Like hundreds of other schools in Victoria, St Thomas Aquinas College is lock-downed and has switched to remote and flexible learning until restrictions are lifted.
Unfortunately, their campus out in Tynong didn’t have the reliable internet access they needed to effectively host classes online.
Lessons were interrupted when teachers suddenly dropped out of the calls. Serious delays and lag caused students to constantly talk over the top of each other. Whenever the school tried to upload a recording of the previous day’s lessons, they would need to leave the upload running overnight and half of the time it failed.
The nbn had let them down.
Imagine knowing that every day for at least the next 6-weeks your job is going to be practically impossible because the internet you depend on isn’t good enough.
Imagine stressing out in your final year of school, because you can’t follow along to lessons and you’ve already missed weeks.
The Problem is That The Best nbn Business Internet Service Available in Tynong is The Fixed Wireless Plus Plan
The Fixed Wireless Plus plan is advertised as a 75Mbps service, but on the nbn’s fixed wireless, you get what they give you.
It is a best-effort service and they have made no guarantees or promises about speeds or availability.
One day, everything is fine. The next a school is stuck with 7Mbps because a 50GB Call of Duty update has declared war on Tynong’s bandwidth.
And that’s not even the worst part.
Perhaps the more serious problem is that their nbn plan only includes a maximum 10Mbps of upload which is also a best effort speed.
10Mbps is not good enough for a school that now has the same internet requirements as an inner-city tech company.
Seriously, they are hosting multiple video calls. Uploading hour-long recorded lessons, and they are doing it all with slower upload speeds than the nbn’s cheapest residential connection.
St Thomas Aquinas College was fed up. Their frustration led them to Summit Internet, and we delivered a business-grade 100Mbps service in less than 10 business days.
How Summit Internet Improved Remote Learning at St Thomas Aquinas College’s For Good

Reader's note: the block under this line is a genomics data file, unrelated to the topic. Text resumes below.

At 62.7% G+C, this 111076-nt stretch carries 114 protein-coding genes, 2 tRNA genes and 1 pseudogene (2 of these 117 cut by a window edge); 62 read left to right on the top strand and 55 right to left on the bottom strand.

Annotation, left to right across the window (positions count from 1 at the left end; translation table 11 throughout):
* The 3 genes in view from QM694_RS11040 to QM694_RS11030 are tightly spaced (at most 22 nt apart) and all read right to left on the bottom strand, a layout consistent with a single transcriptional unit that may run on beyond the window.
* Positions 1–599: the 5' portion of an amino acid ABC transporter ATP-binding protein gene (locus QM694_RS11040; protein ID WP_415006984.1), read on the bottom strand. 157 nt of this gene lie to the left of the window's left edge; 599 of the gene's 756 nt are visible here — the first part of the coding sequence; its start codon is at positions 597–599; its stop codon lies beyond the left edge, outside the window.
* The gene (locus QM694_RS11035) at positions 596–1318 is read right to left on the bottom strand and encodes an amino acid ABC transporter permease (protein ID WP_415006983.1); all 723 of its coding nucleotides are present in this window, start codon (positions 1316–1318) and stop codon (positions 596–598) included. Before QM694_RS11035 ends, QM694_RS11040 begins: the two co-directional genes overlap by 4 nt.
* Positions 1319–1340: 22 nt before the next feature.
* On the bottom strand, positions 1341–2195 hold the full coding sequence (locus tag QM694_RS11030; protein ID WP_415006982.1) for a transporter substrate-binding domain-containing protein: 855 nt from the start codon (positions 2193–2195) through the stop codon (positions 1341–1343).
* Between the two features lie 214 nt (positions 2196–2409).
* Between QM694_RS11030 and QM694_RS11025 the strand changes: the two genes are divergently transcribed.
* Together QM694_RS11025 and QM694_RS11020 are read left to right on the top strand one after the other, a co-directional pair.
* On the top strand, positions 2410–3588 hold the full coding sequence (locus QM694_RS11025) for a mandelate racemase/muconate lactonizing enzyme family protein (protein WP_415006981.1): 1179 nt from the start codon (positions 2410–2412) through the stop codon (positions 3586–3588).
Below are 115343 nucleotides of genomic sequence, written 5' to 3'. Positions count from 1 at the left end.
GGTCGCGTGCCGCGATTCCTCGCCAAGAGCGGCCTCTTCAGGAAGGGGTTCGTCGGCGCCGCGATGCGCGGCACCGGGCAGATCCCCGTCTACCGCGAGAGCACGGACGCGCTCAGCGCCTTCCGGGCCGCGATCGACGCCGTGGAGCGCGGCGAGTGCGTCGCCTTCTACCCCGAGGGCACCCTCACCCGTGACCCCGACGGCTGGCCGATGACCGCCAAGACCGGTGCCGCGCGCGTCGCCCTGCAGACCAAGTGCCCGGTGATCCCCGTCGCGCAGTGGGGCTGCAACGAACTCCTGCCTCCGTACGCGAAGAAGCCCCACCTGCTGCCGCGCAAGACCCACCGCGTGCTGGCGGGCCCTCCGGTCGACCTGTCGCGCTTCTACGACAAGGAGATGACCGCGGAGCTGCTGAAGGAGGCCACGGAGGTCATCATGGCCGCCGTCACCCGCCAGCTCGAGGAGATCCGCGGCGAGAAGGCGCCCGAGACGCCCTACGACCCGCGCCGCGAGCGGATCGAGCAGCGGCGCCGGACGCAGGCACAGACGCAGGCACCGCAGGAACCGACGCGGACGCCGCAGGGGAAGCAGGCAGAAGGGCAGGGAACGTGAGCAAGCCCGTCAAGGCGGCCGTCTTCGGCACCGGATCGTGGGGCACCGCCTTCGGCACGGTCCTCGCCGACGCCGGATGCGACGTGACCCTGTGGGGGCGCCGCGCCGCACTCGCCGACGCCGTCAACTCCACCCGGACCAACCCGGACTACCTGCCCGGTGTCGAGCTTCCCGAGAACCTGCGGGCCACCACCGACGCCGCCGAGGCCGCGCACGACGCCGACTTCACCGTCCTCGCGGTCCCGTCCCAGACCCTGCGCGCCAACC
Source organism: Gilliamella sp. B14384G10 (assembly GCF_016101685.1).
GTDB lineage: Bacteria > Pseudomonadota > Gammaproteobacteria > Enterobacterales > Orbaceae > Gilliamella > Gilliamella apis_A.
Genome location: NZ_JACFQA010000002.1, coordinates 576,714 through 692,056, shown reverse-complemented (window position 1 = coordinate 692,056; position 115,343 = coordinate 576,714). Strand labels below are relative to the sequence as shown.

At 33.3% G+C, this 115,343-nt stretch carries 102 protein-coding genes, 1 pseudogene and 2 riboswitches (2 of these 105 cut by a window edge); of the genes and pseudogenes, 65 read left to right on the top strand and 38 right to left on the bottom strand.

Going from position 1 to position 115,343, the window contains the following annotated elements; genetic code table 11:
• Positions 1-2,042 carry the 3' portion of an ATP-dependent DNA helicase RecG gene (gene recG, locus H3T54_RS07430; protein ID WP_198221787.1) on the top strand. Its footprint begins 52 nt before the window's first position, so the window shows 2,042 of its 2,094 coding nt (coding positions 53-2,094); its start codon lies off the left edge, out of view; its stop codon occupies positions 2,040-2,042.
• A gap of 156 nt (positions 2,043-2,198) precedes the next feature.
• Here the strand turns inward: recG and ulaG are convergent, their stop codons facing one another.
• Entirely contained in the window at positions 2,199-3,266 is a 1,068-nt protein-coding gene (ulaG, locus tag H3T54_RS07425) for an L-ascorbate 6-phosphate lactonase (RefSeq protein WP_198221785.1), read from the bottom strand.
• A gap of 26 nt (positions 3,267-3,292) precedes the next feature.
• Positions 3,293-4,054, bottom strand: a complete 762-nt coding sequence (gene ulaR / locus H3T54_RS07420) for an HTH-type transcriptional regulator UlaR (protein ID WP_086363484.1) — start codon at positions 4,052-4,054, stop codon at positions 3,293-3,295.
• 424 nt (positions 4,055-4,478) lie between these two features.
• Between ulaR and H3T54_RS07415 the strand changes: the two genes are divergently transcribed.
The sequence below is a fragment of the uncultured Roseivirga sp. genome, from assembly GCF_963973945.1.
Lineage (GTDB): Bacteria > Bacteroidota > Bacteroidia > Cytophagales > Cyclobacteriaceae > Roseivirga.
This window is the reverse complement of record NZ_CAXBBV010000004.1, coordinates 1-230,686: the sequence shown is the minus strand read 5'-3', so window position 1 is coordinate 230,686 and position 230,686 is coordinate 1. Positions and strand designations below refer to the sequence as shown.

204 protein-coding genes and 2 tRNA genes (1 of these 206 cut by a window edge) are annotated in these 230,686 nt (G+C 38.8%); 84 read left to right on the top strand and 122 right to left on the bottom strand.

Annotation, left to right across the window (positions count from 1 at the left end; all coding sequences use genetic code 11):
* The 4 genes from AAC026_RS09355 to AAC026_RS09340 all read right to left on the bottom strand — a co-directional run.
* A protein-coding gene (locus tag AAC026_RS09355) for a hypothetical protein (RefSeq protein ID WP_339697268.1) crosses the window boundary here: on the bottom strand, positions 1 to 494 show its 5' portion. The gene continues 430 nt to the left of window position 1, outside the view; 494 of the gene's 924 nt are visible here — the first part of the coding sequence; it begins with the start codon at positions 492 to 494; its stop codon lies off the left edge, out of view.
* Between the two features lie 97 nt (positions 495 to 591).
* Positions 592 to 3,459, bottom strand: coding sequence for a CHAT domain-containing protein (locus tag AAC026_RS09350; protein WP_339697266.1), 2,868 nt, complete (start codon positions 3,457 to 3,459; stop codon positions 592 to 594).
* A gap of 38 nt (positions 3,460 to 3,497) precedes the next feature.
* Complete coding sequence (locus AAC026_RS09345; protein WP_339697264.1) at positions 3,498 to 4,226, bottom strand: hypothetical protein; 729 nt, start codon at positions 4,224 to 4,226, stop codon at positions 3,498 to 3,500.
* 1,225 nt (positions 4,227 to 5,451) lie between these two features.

We started by upgrading the school’s download and upload speeds to 100Mbps.
To put these numbers into context. Before it took the school 14 minutes for 1 teacher to upload a 1 GB recorded class. With their new 10x faster upload speeds, they can now do the same thing in about a minute and a half.
A casual 900% increase in upload speeds from what they were getting from the nbn and a 33.33% download speed increase.
Schools Need Business-Grade Reliability: Not Best-Effort Speeds
I’ve already mentioned that their nbn was a best-effort service that made no guarantees during peak times.
Summit, on the other hand, offers the same SLAs to our business customers, over our direct microwave links, as we do with our fibre.
100Mbps really means 100Mbps. It’s not marketing. The school gets those speeds around the clock and no matter what’s just released on Netflix.
They are no longer sharing a tower with the rest of Tynong. Now they have a direct link that only services their school and connects them to our fibre backhaul and core network.
Summit Internet Can Give Your School Better Internet To Handle Remote Learning and COVID
Our network covers 4,500Km2, and it’s growing fast.
If your school or business is anywhere within this area, you can connect to Summit Internet in as little as ten days.
There’s a good chance that by the time you read this that photo is out of date, so click here for a more recent map.
We have business internet plans starting at only $99 a month.
Finally, get off that problem-plagued nbn and stop expecting national providers to take your issues seriously.
Summit Internet is as local as it gets. We know you’re tired of support tickets that are handed off to three call centre agents before a technician even takes a look? Tired of network outages that take days to get fixed?
Why not try a telco whose call centre is 12 steps from the CEO’s desk? With technicians that can drive out to anywhere in our network footprint within two hours?